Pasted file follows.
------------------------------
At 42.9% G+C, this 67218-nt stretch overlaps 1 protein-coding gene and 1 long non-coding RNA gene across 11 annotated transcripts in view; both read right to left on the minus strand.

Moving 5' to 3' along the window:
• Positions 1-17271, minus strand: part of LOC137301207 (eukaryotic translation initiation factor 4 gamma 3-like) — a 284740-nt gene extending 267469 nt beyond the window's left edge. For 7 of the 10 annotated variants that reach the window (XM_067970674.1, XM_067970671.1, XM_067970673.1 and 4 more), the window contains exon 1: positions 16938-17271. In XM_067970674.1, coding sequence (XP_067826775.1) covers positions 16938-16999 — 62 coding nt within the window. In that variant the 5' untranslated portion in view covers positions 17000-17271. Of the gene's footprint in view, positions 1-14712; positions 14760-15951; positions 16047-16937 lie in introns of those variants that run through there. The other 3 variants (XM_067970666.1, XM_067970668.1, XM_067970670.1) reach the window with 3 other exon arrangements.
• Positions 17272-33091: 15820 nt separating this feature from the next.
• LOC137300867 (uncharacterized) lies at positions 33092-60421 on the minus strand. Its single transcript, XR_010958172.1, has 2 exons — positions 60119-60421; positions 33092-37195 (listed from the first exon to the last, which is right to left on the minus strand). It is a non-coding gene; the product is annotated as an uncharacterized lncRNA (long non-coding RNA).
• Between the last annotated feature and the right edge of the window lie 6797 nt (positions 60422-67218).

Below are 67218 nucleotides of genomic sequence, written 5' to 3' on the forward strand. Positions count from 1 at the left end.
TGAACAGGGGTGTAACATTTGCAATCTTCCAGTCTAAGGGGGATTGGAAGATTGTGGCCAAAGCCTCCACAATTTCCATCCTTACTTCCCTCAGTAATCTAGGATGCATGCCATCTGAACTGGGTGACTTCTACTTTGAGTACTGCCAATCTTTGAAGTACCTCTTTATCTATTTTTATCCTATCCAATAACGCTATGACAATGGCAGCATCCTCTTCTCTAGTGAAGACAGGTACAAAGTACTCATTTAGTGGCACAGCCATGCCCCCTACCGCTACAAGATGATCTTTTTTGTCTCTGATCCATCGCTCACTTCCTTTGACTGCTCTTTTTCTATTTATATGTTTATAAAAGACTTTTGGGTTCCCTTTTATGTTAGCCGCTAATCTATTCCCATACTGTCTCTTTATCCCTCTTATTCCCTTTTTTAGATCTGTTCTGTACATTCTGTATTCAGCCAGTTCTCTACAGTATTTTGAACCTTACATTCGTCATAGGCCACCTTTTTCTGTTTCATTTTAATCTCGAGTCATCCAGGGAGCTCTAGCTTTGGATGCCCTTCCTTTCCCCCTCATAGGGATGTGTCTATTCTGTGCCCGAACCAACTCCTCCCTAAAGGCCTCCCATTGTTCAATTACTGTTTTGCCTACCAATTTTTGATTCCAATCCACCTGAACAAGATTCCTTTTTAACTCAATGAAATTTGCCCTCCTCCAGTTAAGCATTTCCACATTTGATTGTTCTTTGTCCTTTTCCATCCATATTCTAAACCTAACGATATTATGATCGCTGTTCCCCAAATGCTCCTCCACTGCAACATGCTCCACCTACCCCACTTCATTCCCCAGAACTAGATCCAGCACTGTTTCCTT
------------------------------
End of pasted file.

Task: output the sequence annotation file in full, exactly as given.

At 42.9% G+C, this 67218-nt stretch overlaps 1 protein-coding gene and 1 long non-coding RNA gene across 11 annotated transcripts in view; both read right to left on the minus strand.

Moving 5' to 3' along the window:
• Positions 1-17271, minus strand: part of LOC137301207 (eukaryotic translation initiation factor 4 gamma 3-like) — a 284740-nt gene extending 267469 nt beyond the window's left edge. For 7 of the 10 annotated variants that reach the window (XM_067970674.1, XM_067970671.1, XM_067970673.1 and 4 more), the window contains exon 1: positions 16938-17271. In XM_067970674.1, coding sequence (XP_067826775.1) covers positions 16938-16999 — 62 coding nt within the window. In that variant the 5' untranslated portion in view covers positions 17000-17271. Of the gene's footprint in view, positions 1-14712; positions 14760-15951; positions 16047-16937 lie in introns of those variants that run through there. The other 3 variants (XM_067970666.1, XM_067970668.1, XM_067970670.1) reach the window with 3 other exon arrangements.
• Positions 17272-33091: 15820 nt separating this feature from the next.
• LOC137300867 (uncharacterized) lies at positions 33092-60421 on the minus strand. Its single transcript, XR_010958172.1, has 2 exons — positions 60119-60421; positions 33092-37195 (listed from the first exon to the last, which is right to left on the minus strand). It is a non-coding gene; the product is annotated as an uncharacterized lncRNA (long non-coding RNA).
• Between the last annotated feature and the right edge of the window lie 6797 nt (positions 60422-67218).

Below are 67218 nucleotides of genomic sequence, written 5' to 3' on the forward strand. Positions count from 1 at the left end.
TGAACAGGGGTGTAACATTTGCAATCTTCCAGTCTAAGGGGGATTGGAAGATTGTGGCCAAAGCCTCCACAATTTCCATCCTTACTTCCCTCAGTAATCTAGGATGCATGCCATCTGAACTGGGTGACTTCTACTTTGAGTACTGCCAATCTTTGAAGTACCTCTTTATCTATTTTTATCCTATCCAATAACGCTATGACAATGGCAGCATCCTCTTCTCTAGTGAAGACAGGTACAAAGTACTCATTTAGTGGCACAGCCATGCCCCCTACCGCTACAAGATGATCTTTTTTGTCTCTGATCCATCGCTCACTTCCTTTGACTGCTCTTTTTCTATTTATATGTTTATAAAAGACTTTTGGGTTCCCTTTTATGTTAGCCGCTAATCTATTCCCATACTGTCTCTTTATCCCTCTTATTCCCTTTTTTAGATCTGTTCTGTACATTCTGTATTCAGCCAGTTCTCTACAGTATTTTGAACCTTACATTCGTCATAGGCCACCTTTTTCTGTTTCATTTTAATCTCGAGTCATCCAGGGAGCTCTAGCTTTGGATGCCCTTCCTTTCCCCCTCATAGGGATGTGTCTATTCTGTGCCCGAACCAACTCCTCCCTAAAGGCCTCCCATTGTTCAATTACTGTTTTGCCTACCAATTTTTGATTCCAATCCACCTGAACAAGATTCCTTTTTAACTCAATGAAATTTGCCCTCCTCCAGTTAAGCATTTCCACATTTGATTGTTCTTTGTCCTTTTCCATCCATATTCTAAACCTAACGATATTATGATCGCTGTTCCCCAAATGCTCCTCCACTGCAACATGCTCCACCTACCCCACTTCATTCCCCAGAACTAGATCCAGCACTGTTTCCTT